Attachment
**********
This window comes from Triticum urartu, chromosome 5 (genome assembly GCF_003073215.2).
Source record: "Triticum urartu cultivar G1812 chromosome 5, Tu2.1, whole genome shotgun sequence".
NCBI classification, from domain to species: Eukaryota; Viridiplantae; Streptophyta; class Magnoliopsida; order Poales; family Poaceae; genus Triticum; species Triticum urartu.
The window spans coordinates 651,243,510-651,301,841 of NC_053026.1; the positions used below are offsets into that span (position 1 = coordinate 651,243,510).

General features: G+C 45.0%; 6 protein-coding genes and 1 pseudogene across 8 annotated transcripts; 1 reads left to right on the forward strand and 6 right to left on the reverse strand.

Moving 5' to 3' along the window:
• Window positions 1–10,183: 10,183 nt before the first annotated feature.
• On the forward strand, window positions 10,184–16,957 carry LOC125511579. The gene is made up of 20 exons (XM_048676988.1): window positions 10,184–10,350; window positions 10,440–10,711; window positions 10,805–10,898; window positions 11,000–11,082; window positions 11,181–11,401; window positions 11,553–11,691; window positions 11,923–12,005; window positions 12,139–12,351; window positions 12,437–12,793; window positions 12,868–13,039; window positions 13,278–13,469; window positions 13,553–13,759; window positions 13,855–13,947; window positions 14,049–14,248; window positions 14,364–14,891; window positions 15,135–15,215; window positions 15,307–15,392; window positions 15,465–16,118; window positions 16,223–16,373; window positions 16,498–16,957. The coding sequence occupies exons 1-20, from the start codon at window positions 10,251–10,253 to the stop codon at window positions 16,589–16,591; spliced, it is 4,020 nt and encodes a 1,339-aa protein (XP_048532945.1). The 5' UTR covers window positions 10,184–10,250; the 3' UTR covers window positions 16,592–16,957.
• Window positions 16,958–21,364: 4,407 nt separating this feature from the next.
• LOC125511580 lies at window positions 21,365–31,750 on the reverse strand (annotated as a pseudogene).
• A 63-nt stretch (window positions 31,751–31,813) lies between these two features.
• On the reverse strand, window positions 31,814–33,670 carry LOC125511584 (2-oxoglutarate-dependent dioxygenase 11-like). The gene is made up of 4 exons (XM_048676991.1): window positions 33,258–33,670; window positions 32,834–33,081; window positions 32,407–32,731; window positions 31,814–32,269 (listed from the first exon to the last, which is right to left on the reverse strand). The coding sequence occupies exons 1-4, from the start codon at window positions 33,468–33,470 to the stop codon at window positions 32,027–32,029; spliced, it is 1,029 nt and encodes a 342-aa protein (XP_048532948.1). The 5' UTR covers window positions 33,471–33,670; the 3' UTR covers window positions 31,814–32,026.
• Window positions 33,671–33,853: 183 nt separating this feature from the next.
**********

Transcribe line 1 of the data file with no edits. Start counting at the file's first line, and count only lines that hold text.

This window comes from Triticum urartu, chromosome 5 (genome assembly GCF_003073215.2).